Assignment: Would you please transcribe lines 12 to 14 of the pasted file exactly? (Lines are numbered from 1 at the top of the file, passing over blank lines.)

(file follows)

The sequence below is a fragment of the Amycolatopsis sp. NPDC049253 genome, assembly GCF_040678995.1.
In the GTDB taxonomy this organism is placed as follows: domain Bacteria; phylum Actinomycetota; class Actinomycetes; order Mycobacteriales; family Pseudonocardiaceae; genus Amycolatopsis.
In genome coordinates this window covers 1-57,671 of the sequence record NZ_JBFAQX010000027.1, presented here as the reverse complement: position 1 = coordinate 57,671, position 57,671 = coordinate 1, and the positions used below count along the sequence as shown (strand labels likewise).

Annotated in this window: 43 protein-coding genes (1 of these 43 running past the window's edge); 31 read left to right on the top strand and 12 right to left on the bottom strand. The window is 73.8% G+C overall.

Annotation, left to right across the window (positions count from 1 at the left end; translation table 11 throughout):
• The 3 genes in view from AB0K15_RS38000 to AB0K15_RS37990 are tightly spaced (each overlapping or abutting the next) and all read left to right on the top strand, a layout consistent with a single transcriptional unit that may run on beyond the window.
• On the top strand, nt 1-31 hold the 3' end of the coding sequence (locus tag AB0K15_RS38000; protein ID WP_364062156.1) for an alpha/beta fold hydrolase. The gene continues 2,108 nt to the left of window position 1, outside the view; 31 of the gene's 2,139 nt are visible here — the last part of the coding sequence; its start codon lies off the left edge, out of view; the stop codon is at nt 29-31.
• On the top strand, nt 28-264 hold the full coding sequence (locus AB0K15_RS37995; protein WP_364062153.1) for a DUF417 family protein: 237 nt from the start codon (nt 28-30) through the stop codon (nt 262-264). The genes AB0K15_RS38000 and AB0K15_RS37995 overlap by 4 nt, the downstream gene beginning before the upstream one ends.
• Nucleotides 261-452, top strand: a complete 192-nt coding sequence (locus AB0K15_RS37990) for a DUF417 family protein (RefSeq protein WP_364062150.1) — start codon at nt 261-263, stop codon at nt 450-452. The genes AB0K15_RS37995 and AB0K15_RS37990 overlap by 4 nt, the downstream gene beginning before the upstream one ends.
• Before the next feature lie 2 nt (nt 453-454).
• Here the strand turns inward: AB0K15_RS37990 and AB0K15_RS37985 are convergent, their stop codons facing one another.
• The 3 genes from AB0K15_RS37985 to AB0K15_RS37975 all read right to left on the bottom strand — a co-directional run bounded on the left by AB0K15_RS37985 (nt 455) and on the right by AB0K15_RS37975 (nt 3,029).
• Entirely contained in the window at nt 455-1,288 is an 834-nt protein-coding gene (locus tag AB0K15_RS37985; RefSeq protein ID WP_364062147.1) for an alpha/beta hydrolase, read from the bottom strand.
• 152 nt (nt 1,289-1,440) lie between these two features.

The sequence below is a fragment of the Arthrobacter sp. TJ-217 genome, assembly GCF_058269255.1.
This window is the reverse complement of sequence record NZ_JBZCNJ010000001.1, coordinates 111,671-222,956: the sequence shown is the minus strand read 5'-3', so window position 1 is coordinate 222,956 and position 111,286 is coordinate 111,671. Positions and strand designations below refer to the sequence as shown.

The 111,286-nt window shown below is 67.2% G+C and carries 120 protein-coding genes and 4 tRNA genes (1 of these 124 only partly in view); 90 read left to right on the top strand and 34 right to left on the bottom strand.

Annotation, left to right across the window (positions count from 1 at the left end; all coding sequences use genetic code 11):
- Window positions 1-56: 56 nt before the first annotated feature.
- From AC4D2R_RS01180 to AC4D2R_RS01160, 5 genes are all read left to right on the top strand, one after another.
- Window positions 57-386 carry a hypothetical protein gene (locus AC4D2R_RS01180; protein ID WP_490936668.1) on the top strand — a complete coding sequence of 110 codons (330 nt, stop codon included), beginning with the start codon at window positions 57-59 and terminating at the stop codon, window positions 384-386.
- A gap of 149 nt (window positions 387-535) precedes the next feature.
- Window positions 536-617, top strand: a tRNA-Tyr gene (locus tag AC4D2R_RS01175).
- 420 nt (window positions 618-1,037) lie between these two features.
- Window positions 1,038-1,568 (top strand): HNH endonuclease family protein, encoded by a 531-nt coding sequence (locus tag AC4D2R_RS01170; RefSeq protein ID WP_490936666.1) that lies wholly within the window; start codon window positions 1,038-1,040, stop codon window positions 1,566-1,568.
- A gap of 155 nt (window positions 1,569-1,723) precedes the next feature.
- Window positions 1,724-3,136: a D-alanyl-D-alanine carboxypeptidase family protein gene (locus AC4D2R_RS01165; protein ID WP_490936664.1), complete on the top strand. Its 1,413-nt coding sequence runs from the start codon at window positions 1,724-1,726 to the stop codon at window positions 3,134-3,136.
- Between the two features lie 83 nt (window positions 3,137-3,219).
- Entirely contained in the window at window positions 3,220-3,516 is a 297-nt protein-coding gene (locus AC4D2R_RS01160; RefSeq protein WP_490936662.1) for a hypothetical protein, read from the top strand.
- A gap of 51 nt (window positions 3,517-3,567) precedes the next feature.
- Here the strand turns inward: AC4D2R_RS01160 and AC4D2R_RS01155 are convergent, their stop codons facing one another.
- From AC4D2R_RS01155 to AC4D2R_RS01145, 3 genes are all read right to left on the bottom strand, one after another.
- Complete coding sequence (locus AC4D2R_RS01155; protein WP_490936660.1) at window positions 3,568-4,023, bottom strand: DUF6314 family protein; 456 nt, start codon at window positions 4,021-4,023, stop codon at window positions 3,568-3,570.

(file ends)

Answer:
• The 3 genes from AB0K15_RS37985 to AB0K15_RS37975 all read right to left on the bottom strand — a co-directional run bounded on the left by AB0K15_RS37985 (nt 455) and on the right by AB0K15_RS37975 (nt 3,029).
• Entirely contained in the window at nt 455-1,288 is an 834-nt protein-coding gene (locus tag AB0K15_RS37985; RefSeq protein ID WP_364062147.1) for an alpha/beta hydrolase, read from the bottom strand.
• 152 nt (nt 1,289-1,440) lie between these two features.